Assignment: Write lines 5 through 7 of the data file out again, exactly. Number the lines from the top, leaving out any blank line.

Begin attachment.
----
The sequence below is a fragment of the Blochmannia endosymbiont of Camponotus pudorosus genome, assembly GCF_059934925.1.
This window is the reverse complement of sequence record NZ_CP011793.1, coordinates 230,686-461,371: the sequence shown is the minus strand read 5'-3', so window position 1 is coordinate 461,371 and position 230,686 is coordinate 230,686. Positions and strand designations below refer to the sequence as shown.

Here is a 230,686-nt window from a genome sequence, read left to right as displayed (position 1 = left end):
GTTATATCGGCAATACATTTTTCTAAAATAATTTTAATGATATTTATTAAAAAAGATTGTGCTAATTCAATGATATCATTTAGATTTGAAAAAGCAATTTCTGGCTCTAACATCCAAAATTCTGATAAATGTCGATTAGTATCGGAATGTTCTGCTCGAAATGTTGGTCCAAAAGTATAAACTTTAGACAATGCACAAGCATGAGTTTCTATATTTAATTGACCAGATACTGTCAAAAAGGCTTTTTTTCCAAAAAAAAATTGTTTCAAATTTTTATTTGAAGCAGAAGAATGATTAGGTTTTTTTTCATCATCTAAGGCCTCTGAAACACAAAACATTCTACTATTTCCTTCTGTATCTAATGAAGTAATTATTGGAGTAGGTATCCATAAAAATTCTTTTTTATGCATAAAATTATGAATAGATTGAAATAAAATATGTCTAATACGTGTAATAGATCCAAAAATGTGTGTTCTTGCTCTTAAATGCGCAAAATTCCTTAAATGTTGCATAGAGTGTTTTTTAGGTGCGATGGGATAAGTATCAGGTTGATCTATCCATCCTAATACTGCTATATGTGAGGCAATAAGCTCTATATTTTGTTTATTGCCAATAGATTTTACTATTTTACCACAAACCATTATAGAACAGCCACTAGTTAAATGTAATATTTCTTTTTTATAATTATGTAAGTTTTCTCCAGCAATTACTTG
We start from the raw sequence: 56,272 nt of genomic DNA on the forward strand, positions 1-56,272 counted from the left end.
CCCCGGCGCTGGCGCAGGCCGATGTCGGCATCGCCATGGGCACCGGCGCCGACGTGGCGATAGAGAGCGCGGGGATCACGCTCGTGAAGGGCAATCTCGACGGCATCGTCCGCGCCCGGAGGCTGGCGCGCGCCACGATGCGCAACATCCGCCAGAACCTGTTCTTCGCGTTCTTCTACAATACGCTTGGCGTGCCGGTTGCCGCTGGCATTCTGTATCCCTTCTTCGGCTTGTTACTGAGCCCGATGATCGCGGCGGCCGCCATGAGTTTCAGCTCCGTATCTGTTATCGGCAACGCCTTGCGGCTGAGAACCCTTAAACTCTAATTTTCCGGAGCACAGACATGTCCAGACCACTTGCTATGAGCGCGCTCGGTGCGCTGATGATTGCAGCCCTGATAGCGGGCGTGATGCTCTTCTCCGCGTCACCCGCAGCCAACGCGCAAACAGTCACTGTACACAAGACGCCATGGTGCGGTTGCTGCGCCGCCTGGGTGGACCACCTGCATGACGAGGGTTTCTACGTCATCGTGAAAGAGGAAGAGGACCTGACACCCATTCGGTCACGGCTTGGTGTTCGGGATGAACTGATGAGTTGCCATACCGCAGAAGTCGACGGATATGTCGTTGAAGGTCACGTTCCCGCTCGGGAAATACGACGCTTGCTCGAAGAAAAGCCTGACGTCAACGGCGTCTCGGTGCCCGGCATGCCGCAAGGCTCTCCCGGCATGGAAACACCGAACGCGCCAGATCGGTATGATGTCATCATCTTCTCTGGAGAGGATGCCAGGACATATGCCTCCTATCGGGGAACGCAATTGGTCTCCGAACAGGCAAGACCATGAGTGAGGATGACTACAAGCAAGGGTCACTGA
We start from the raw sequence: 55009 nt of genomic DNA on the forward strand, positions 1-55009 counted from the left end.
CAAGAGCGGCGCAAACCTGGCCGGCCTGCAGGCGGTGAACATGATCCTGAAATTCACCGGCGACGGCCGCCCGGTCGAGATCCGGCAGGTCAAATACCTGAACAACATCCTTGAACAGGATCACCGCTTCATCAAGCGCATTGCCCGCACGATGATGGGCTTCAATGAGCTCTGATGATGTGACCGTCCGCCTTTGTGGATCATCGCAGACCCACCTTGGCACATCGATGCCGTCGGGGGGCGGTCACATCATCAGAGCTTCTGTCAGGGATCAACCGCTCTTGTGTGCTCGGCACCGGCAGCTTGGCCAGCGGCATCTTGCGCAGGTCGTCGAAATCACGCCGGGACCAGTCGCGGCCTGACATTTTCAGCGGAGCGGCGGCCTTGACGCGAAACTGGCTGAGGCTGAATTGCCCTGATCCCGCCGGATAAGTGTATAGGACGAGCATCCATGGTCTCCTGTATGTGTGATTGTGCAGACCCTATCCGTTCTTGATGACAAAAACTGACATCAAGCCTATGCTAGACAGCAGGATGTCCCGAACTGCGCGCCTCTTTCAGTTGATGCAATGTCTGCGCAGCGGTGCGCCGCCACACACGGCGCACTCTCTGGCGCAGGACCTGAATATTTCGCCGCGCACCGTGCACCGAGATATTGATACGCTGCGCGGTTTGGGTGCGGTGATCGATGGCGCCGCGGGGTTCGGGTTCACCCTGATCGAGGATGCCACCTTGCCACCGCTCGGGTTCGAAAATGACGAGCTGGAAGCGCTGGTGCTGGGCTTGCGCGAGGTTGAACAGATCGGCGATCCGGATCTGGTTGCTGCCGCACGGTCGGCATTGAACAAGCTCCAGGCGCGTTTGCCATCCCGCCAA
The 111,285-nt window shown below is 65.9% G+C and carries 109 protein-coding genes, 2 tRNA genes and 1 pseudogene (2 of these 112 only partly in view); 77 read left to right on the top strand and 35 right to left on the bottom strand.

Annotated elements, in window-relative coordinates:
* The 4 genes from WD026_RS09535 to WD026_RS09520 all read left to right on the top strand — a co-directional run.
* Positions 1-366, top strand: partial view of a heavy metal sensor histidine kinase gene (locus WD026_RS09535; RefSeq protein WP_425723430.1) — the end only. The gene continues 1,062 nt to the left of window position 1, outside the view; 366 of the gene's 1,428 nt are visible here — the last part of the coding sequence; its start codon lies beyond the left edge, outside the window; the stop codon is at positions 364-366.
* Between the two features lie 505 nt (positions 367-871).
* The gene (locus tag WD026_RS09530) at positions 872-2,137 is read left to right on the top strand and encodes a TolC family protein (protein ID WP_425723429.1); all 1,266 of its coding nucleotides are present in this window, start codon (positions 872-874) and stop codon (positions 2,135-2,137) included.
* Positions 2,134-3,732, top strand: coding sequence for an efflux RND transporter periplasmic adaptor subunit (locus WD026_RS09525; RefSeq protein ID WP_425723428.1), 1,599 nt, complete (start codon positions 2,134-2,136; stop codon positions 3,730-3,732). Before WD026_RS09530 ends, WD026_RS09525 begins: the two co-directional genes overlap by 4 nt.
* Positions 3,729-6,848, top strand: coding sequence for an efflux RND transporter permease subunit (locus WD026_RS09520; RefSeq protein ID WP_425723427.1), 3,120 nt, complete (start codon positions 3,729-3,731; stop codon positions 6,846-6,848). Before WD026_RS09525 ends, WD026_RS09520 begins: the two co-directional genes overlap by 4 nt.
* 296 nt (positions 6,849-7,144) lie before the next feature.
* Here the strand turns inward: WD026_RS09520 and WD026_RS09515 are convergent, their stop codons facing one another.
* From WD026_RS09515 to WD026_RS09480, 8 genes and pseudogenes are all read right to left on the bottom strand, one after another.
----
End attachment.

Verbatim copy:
We start from the raw sequence: 56,272 nt of genomic DNA on the forward strand, positions 1-56,272 counted from the left end.
CCCCGGCGCTGGCGCAGGCCGATGTCGGCATCGCCATGGGCACCGGCGCCGACGTGGCGATAGAGAGCGCGGGGATCACGCTCGTGAAGGGCAATCTCGACGGCATCGTCCGCGCCCGGAGGCTGGCGCGCGCCACGATGCGCAACATCCGCCAGAACCTGTTCTTCGCGTTCTTCTACAATACGCTTGGCGTGCCGGTTGCCGCTGGCATTCTGTATCCCTTCTTCGGCTTGTTACTGAGCCCGATGATCGCGGCGGCCGCCATGAGTTTCAGCTCCGTATCTGTTATCGGCAACGCCTTGCGGCTGAGAACCCTTAAACTCTAATTTTCCGGAGCACAGACATGTCCAGACCACTTGCTATGAGCGCGCTCGGTGCGCTGATGATTGCAGCCCTGATAGCGGGCGTGATGCTCTTCTCCGCGTCACCCGCAGCCAACGCGCAAACAGTCACTGTACACAAGACGCCATGGTGCGGTTGCTGCGCCGCCTGGGTGGACCACCTGCATGACGAGGGTTTCTACGTCATCGTGAAAGAGGAAGAGGACCTGACACCCATTCGGTCACGGCTTGGTGTTCGGGATGAACTGATGAGTTGCCATACCGCAGAAGTCGACGGATATGTCGTTGAAGGTCACGTTCCCGCTCGGGAAATACGACGCTTGCTCGAAGAAAAGCCTGACGTCAACGGCGTCTCGGTGCCCGGCATGCCGCAAGGCTCTCCCGGCATGGAAACACCGAACGCGCCAGATCGGTATGATGTCATCATCTTCTCTGGAGAGGATGCCAGGACATATGCCTCCTATCGGGGAACGCAATTGGTCTCCGAACAGGCAAGACCATGAGTGAGGATGACTACAAGCAAGGGTCACTGA
We start from the raw sequence: 55009 nt of genomic DNA on the forward strand, positions 1-55009 counted from the left end.